Bengaluru recently witnessed its 10th Pride Parade ‘Namma Pride’, which literally translates to My Pride, on November 26th. Through this event, a crowd of 7000 people, predominantly coloured in rainbows, came onto the streets to profess their acceptance of people from the LGBTQIA community and to fight for their rights. With placards held high, reading anti-section 377 slogans, supporters of the marginalised community walked the streets of Bengaluru, from one point to another in this march called Queer Habba.
The crowd placed a lot of demands, through this march, before the Karnataka government. According to a report by New Indian Express, they marched for the repeal of Section 36-A of the Karnataka Police Act which gives the Commissioner power to regulate eunuchs by maintaining a register of their names and places of residence in this area, “who are reasonably suspected of kidnapping or emasculating boys or of committing unnatural offences.”
Coalition for Sex Workers, Sexual and Sexuality Minorities’ Rights-Bengaluru was the banner under which they demanded the release of pending grants from 2014 to 2016 from the National Aids Control Organsiation and State Aids Control Society. The march also demanded a transgender welfare board or commission and a policy that aims to protect them from social discrimination and stigma. This has been cleared by the cabinet, yet no action has been taken. People from across the country had come to participate in the march, to pledge their support to a community whose rights have always been overlooked.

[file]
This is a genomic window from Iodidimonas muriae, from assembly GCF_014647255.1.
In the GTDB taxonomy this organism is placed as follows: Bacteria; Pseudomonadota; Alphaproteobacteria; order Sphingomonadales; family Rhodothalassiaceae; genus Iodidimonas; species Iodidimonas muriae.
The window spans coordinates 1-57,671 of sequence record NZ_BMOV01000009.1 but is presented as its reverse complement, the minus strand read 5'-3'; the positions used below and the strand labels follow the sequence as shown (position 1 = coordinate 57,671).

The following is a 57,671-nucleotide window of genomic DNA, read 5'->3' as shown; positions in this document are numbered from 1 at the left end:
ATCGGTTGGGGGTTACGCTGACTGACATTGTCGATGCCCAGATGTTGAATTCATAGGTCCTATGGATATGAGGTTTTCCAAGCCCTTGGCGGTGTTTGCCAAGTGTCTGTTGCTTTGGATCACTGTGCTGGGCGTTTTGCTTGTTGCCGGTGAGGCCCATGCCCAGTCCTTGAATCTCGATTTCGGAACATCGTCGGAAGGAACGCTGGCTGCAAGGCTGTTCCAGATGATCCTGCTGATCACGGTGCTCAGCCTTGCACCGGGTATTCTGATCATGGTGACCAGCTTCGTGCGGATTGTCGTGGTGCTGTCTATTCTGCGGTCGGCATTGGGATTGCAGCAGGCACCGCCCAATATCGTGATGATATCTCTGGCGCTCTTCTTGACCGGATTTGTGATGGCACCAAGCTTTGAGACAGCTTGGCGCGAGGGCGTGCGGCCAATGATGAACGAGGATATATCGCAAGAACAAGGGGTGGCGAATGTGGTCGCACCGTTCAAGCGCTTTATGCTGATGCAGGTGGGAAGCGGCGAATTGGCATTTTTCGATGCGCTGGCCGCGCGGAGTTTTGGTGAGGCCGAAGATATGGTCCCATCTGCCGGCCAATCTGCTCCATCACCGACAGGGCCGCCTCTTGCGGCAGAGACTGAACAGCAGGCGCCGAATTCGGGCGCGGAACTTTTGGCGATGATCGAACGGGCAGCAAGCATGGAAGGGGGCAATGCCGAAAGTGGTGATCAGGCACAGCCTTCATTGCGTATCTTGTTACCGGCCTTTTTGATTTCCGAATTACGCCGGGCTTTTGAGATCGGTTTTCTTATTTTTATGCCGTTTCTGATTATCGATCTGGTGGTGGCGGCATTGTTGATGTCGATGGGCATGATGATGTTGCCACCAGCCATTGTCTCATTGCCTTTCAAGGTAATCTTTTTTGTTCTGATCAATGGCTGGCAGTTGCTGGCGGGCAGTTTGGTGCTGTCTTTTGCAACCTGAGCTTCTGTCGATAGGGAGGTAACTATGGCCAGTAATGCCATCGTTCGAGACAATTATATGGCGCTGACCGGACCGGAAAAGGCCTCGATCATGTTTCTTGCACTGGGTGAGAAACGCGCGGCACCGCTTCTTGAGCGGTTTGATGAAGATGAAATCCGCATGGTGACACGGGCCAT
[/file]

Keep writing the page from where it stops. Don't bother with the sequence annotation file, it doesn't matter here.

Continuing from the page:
The New Indian Express report states that the policy lays down measures to integrate transgenders into the mainstream and will be implemented by setting up transgender cells. Counselling centers will also be set up to address stigma, discrimination and violence, identification and certification, which is a critical aspect of being counted as a transgender besides legal support.
The motive of these pride marches is to make people more aware of the plight of the members of this community, and also to destigmatise them. One of the participants of the march, Shilpa M, was quoted in the report, saying, “In India, it is about activism and protesting for a more inclusive society but in Australia, it is about just that — pride. They are proud to be gay. In Isreal, there were contingents from various countries like France with arterial roads being cleared for the march” she said.
The support for these marches has been increasing each year, as more people are getting familiar with the community and its problems. Time will tell if any reforms or change in policy is possible for the LGBTQIA community.
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The CSR Journal Team